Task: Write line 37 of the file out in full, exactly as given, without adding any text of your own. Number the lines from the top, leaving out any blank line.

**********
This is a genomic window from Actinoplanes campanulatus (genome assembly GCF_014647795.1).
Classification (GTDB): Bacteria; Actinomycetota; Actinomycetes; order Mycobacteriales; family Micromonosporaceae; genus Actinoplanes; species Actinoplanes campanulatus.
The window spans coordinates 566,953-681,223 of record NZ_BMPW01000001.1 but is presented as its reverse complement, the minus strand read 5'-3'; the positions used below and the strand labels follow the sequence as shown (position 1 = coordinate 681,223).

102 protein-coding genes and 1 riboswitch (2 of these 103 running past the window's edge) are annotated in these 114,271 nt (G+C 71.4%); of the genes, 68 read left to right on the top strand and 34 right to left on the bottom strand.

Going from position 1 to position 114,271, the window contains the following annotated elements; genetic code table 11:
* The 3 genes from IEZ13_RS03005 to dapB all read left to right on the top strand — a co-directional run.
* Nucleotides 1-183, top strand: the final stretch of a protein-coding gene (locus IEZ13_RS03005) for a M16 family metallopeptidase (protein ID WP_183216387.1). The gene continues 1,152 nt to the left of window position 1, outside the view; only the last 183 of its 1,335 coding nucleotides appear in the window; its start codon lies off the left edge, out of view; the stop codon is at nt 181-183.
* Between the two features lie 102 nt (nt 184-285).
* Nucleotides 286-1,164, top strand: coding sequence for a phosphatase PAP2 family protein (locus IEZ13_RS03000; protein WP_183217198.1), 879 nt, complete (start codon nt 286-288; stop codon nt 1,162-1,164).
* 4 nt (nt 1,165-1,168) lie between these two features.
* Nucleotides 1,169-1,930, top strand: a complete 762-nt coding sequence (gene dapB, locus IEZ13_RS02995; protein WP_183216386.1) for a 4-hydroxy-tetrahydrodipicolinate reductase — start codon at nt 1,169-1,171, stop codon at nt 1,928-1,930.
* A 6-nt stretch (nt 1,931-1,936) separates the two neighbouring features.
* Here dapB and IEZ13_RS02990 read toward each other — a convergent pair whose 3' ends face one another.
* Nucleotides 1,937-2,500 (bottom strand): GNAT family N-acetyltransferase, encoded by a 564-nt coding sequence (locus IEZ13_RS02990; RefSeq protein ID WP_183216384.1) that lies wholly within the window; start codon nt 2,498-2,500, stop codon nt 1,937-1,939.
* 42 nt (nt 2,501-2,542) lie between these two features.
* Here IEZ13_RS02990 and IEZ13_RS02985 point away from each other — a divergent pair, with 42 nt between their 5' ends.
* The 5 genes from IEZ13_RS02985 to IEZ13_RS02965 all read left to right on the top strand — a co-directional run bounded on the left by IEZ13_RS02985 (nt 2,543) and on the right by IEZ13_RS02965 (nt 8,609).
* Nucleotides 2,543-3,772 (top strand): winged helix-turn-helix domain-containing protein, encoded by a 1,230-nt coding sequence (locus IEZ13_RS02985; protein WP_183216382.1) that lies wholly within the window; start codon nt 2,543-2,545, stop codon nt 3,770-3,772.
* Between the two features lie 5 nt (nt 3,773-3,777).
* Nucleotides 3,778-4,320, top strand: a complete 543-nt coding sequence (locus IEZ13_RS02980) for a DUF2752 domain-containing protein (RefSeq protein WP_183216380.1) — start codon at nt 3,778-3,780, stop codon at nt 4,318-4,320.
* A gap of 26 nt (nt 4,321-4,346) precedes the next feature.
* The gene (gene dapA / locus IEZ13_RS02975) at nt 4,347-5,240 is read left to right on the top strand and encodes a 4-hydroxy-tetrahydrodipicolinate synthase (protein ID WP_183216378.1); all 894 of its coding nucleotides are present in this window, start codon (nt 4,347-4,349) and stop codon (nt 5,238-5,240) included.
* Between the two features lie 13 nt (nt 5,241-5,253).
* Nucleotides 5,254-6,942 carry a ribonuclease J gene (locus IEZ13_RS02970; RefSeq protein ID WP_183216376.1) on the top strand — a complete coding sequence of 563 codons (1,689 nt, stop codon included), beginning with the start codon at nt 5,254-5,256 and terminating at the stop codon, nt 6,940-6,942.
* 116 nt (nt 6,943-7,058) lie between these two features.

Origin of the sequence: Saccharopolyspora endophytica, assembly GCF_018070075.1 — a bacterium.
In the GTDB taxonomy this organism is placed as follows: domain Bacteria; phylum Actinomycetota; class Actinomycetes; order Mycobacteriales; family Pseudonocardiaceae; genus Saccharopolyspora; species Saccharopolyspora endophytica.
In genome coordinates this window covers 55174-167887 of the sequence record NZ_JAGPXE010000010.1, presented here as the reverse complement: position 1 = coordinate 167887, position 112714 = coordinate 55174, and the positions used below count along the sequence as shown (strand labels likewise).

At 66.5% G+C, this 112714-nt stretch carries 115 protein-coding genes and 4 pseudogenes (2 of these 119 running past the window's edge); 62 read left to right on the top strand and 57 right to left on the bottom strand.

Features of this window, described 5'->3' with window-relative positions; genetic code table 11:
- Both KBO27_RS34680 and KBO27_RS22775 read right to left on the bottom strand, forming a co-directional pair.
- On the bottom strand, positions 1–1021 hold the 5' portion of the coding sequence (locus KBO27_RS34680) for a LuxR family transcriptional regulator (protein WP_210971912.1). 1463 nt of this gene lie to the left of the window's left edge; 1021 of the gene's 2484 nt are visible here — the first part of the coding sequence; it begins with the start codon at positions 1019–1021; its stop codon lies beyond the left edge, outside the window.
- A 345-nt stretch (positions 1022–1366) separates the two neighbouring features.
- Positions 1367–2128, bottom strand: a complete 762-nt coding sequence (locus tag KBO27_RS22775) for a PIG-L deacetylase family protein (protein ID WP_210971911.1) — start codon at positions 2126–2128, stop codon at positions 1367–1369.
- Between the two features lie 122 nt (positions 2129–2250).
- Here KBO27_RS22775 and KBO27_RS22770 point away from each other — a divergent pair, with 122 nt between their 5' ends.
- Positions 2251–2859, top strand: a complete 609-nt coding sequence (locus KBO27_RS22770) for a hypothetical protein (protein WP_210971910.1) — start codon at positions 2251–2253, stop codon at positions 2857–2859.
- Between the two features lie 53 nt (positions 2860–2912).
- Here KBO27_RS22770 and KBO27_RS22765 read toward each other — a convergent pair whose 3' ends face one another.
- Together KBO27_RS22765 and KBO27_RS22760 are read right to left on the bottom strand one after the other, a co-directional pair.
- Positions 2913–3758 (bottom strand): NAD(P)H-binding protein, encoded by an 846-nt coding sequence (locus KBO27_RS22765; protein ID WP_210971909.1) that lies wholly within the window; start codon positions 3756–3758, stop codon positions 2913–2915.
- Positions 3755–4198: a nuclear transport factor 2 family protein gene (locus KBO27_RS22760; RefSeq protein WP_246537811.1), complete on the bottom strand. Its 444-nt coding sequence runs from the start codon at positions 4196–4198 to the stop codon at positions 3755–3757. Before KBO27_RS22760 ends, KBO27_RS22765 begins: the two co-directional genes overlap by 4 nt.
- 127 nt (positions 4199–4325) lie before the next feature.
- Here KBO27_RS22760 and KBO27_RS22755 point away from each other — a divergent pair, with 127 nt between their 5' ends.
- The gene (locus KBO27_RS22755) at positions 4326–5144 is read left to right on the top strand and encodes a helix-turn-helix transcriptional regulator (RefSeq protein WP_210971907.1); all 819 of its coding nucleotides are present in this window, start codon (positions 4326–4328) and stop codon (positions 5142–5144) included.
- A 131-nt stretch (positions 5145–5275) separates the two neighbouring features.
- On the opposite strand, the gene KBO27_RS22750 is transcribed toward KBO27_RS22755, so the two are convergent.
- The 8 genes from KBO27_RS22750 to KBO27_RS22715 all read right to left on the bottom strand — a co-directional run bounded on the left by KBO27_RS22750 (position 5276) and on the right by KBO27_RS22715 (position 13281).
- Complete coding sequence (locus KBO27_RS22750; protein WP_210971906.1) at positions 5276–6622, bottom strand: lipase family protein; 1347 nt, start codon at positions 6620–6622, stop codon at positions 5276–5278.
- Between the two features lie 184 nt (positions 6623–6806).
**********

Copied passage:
- Positions 2251–2859, top strand: a complete 609-nt coding sequence (locus KBO27_RS22770) for a hypothetical protein (protein WP_210971910.1) — start codon at positions 2251–2253, stop codon at positions 2857–2859.